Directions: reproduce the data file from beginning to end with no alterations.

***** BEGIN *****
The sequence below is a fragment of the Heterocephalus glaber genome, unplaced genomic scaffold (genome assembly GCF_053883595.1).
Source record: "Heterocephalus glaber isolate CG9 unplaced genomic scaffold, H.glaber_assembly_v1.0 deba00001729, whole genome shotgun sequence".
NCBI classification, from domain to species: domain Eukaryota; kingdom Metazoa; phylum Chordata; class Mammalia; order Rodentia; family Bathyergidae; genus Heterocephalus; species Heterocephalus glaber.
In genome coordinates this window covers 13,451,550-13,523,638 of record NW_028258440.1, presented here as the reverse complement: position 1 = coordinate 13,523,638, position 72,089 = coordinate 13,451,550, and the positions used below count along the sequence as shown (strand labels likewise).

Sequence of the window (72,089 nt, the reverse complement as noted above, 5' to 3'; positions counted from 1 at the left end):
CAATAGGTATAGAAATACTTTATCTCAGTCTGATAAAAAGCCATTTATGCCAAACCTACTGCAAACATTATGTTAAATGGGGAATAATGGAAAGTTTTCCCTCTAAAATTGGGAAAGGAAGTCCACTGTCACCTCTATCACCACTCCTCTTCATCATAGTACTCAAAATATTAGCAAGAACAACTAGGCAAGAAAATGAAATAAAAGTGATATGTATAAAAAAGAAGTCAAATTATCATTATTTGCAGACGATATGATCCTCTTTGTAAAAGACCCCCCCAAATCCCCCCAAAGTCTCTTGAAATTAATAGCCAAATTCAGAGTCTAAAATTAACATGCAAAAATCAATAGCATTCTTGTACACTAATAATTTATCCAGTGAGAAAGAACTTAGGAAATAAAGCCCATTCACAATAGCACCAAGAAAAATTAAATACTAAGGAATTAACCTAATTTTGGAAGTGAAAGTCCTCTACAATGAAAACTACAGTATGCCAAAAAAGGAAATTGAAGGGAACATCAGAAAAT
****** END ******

The sequence below is a fragment of the Heterocephalus glaber genome, unplaced genomic scaffold (genome assembly GCF_053883595.1).
Source record: "Heterocephalus glaber isolate CG9 unplaced genomic scaffold, H.glaber_assembly_v1.0 deba00001729, whole genome shotgun sequence".
NCBI classification, from domain to species: domain Eukaryota; kingdom Metazoa; phylum Chordata; class Mammalia; order Rodentia; family Bathyergidae; genus Heterocephalus; species Heterocephalus glaber.
In genome coordinates this window covers 13,451,550-13,523,638 of record NW_028258440.1, presented here as the reverse complement: position 1 = coordinate 13,523,638, position 72,089 = coordinate 13,451,550, and the positions used below count along the sequence as shown (strand labels likewise).

Sequence of the window (72,089 nt, the reverse complement as noted above, 5' to 3'; positions counted from 1 at the left end):
CAATAGGTATAGAAATACTTTATCTCAGTCTGATAAAAAGCCATTTATGCCAAACCTACTGCAAACATTATGTTAAATGGGGAATAATGGAAAGTTTTCCCTCTAAAATTGGGAAAGGAAGTCCACTGTCACCTCTATCACCACTCCTCTTCATCATAGTACTCAAAATATTAGCAAGAACAACTAGGCAAGAAAATGAAATAAAAGTGATATGTATAAAAAAGAAGTCAAATTATCATTATTTGCAGACGATATGATCCTCTTTGTAAAAGACCCCCCCAAATCCCCCCAAAGTCTCTTGAAATTAATAGCCAAATTCAGAGTCTAAAATTAACATGCAAAAATCAATAGCATTCTTGTACACTAATAATTTATCCAGTGAGAAAGAACTTAGGAAATAAAGCCCATTCACAATAGCACCAAGAAAAATTAAATACTAAGGAATTAACCTAATTTTGGAAGTGAAAGTCCTCTACAATGAAAACTACAGTATGCCAAAAAAGGAAATTGAAGGGAACATCAGAAAAT